1951 Vincent 998cc Black Shadow Series-C Registration no. XFO 670 Frame no. RC9068B/D Engine no. F10AB/1B/7168
Rear frame no. RC9068B/D
The ultimate 1950s superbike Matching frame and engine Recently restored
'Well into the 1960s and even today, when it is wrapped in a mystique carefully cultivated by thousands of fanatically enthusiastic owners, the big Vincent retained that commanding air about it when you met one on the road, and many a rider of avowedly super-sporting machinery would be humiliated by having some much older Black Shadow come past at the canter...' - L J K Setright.
Arguably Britain's foremost motoring journalist of his generation, the late Leonard Setright, himself a keen motorcyclist, was writing in the 1970s but what he said about the Vincent v-twin, and the Black Shadow in particular, remains every bit as true today.
Ever since the Series-A's arrival in 1937, the Vincent v-twin has been synonymous with design innovation, engineering excellence and superlative high performance. From Rollie Free's capture of the 'world's fastest production motorcycle' record in 1948 on a tuned Series-B Black Shadow to the final fully enclosed Black Knight and Black Prince, Philip Vincent's stress on appearance and performance is legendary. His machines bristled with innovative features, offering adjustment of brake pedal, footrests, seat height and gear-change lever. The finish was to a very high standard commensurate with the cost of the machine, which was virtually double that of any of its contemporaries.
But above all else it was the v-twin's stupendous performance that captivated motorcyclists, whether they could afford one or not. The appeal of the Vincent, and the Black Shadow in particular, lay in its ability to out-perform just about every other vehicle on the road, and in the early post-war years there was nothing to compare with it. This was a time when the average family sedan was barely capable of reaching 70mph, and not until the advent of Jaguar's XK120 was there a production sports car that could live with the thundering v-twins from Stevenage. With a top speed approaching 120mph, and bettering it in the Black Shadow's case, the Vincent v-twin was quite simply the fastest road vehicle of its day.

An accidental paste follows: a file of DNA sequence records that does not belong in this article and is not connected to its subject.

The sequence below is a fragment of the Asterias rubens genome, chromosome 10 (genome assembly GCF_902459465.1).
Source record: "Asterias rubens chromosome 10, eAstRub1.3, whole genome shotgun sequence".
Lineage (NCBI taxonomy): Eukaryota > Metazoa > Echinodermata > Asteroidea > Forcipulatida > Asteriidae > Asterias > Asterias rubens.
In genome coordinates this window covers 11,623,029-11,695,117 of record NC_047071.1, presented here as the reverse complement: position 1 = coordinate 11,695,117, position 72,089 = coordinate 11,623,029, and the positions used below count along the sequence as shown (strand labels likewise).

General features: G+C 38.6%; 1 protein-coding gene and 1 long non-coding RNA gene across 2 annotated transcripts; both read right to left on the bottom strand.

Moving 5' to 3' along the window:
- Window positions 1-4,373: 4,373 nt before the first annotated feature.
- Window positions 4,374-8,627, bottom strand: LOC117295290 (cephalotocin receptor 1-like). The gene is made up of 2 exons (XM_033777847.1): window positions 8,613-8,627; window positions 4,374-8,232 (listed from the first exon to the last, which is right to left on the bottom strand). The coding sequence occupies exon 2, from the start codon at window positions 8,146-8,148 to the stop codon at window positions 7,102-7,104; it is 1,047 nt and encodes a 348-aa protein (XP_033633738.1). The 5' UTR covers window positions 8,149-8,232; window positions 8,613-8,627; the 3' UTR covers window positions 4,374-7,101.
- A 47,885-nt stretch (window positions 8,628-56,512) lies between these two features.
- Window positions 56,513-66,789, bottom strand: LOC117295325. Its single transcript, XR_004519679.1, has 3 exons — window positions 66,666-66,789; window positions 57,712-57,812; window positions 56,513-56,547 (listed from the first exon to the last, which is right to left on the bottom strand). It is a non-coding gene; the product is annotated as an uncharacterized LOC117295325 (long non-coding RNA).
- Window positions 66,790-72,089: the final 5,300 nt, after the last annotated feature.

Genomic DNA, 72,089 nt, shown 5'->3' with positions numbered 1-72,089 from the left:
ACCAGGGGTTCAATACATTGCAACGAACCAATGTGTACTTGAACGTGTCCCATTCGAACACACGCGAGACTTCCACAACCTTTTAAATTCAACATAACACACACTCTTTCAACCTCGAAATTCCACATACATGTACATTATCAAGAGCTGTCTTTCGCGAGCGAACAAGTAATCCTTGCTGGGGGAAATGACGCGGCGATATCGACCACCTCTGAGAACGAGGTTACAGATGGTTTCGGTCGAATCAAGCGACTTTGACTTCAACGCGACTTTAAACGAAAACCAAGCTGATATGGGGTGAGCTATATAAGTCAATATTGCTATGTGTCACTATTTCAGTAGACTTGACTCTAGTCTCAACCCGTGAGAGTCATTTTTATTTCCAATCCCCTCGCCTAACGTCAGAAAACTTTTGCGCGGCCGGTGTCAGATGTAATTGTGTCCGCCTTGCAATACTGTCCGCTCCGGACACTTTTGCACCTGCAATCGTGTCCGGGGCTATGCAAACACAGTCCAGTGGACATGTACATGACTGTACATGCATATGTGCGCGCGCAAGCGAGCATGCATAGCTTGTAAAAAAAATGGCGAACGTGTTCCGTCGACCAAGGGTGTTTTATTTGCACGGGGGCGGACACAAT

The Black Shadow was indeed a legend in its own lifetime, and in the 60 years since production ceased, the esteem in which this iconic motorcycle is held has only increased, fueling the demand among discerning collectors for fine examples of the marque, such as that offered here.
The current owner purchased the Vincent from Wilson Classical of Wistaston, Cheshire in March 1997. Some time later the engine was despatched to Ian Hamilton for rebuilding, a task that was completed after Ian's death by Bob Dunn (see invoice dated 29th August 2007 on file). Restoration of the cycle parts was undertaken by Gordon Nicholls at British Classic Motorcycles of Yatton, Bristol and completed in December 2015 (invoice available). Additional paperwork consists of the 1997 purchase receipt and an old-style V5 registration document.